Suppose we have two systems with density matrices $\rho_1$ and $\rho_2$. Initially they are non-interacting, and so their composite density matrix looks like: $$\rho_t = \rho_1 \otimes \rho_2$$ I have seen in some places that,if $\rho_1 = |\psi\rangle\langle\psi|$ then $\rho_t$ can be written as: $$\rho_t = |\psi\rangle\rho_2\langle\psi|$$ How can this manipulation be done and what is the general identity that allows such a manipulation?

I found this in Braginsky, Khalili - Quantum Measurement, page 44

  • $\begingroup$ Please provide a source where you see this. $\endgroup$ – user1936752 Apr 3 '19 at 15:20

Due to the definition $\rho_t = \rho_1 \otimes \rho_2$ the two partial operators $\rho_1$ and $\rho_2$ live in separate Hilbert spaces $H_1$ respectively $H_2$ and therefore their matrix product commutes within the combined Hilbert space $H_1 \otimes H_2$. For this to be more obvious you could equivalently write the tensor product as a matrix product after the constitunt operators are mapped to the combined space: $$ \rho_1 \otimes \rho_2 = (\rho_1 \otimes \mathbb{1}_2)(\mathbb{1}_1 \otimes\rho_2) = (\mathbb{1}_1 \otimes \rho_2)(\rho_1 \otimes \mathbb{1}_2) $$ where the matrix product can be evaluated as $$ (A \otimes B)(C \otimes D) = (AC) \otimes (BD) $$ The identity operators are usually omitted if it is clear what Hilbert space the individual operators belong to.The part, which you don't understand, is indeed notationaly confusing when someone is not familiar with the tensor product. It would be more correct to write it as $$ \rho_t = (|\psi\rangle \otimes \mathbb{1}_2)(\mathbb{1}_1 \otimes \rho_2)(\langle \psi | \otimes \mathbb{1}_2) $$ and applying the lazy notation yields $$ \rho_t = |\psi\rangle(\mathbb{1}_1 \otimes \rho_2)\langle \psi | = |\psi\rangle \rho_2 \langle \psi |. $$ Due the commutation this is also equivalent to $\rho_t = |\psi\rangle \langle \psi | \rho_2 = \rho_2 |\psi\rangle \langle \psi |$, illustrating the pecularities of tensor product notation further.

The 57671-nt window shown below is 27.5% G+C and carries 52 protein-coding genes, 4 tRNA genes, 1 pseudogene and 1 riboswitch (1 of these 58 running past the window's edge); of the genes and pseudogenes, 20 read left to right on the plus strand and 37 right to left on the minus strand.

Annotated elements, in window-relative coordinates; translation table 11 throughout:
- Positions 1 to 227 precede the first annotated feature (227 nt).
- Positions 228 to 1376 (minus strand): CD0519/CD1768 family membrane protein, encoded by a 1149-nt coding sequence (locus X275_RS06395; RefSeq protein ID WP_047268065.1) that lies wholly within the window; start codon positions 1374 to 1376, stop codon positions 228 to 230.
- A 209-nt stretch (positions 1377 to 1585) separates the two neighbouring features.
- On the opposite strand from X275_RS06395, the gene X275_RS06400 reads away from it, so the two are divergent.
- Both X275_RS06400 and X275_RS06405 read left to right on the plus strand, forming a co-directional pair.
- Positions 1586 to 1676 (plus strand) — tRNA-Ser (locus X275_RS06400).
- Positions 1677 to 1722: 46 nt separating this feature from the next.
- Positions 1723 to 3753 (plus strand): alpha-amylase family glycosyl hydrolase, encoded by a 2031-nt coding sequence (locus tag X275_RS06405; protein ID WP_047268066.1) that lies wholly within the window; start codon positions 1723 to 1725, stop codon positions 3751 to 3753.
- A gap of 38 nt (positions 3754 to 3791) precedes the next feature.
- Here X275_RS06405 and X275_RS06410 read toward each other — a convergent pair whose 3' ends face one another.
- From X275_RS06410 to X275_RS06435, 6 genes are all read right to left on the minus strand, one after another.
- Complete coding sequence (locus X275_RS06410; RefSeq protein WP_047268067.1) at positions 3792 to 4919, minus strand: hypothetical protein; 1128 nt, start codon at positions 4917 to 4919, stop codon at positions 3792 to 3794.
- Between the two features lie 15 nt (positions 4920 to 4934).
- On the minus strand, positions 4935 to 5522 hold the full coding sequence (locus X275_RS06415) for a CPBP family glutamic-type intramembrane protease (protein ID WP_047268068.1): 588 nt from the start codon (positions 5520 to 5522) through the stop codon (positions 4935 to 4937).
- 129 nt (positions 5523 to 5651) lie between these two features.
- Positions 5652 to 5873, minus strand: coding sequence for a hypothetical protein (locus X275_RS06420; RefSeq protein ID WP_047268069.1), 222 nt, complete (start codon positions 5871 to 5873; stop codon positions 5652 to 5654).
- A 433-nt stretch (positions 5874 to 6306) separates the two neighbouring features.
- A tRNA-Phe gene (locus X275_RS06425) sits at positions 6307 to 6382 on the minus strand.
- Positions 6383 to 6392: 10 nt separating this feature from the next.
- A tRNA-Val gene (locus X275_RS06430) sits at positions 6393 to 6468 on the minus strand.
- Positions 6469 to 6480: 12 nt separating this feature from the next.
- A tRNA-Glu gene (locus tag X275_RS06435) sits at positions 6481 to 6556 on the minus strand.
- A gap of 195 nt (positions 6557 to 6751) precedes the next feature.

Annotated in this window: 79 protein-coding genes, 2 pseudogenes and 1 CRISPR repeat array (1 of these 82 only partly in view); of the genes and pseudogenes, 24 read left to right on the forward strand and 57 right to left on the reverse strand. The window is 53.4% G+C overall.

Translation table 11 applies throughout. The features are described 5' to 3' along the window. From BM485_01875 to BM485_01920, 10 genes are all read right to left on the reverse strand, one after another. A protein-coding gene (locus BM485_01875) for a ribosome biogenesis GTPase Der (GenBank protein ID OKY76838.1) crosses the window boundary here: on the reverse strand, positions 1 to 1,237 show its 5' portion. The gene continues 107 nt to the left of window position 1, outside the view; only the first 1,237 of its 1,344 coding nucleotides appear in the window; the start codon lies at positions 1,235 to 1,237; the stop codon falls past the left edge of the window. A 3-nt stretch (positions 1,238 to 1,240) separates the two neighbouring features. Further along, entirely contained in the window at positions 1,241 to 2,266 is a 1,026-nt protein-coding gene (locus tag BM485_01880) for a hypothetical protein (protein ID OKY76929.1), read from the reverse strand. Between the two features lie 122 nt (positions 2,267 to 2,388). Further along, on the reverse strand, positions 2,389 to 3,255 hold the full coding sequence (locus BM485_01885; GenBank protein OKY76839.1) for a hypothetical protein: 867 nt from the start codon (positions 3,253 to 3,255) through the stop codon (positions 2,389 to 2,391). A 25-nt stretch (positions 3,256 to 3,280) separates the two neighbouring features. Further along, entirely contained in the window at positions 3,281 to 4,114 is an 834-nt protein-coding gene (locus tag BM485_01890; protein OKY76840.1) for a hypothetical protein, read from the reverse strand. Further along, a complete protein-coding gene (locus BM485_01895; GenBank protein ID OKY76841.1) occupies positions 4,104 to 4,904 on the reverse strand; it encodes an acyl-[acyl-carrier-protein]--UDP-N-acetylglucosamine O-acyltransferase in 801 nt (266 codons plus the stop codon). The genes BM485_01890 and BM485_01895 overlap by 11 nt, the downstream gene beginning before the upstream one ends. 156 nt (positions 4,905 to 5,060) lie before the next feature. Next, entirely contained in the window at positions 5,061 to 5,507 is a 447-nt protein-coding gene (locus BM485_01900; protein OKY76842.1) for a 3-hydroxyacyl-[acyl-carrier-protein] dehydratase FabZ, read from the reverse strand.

Another way to understand this expression is by assuming that the writer implicitly assumed the identities $$ \rho_1 = \rho_1 \otimes \mathbb{1}_2 \\ \rho_2 = \mathbb{1}_1 \otimes \rho_2 $$ without explicitly stating so. When using this notation yourself, you should make sure that it is clear from the context, how to interpret everything.

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  • $\begingroup$ How can you say that the tensor product is commutative on Hilbert spaces? As far as I know, the tensor product is in general non-commutative. $\endgroup$ – Dharanish Rajendra Apr 5 '19 at 8:44
  • $\begingroup$ I didn't say that the tensor product itself is commutative and you are right that it isn't. Only the separable constituents of $\rho_t$, which are $\rho_1$ and $\rho_2$, do commute within the combined Hilbert space. I'll update my answer later to elaborate more on that. $\endgroup$ – Halbeard Apr 6 '19 at 12:30
  • $\begingroup$ Now it's clear to me. I get what you are trying to say by commutativity. $(\rho_1 \otimes \mathbb{1}_2)(\mathbb{1}_1 \otimes\rho_2) = (\mathbb{1}_1 \otimes \rho_2)(\rho_1 \otimes \mathbb{1}_2)$ is true only because identity commutes with any matrix in normal matrix multiplication. Thanks. $\endgroup$ – Dharanish Rajendra Apr 8 '19 at 5:23

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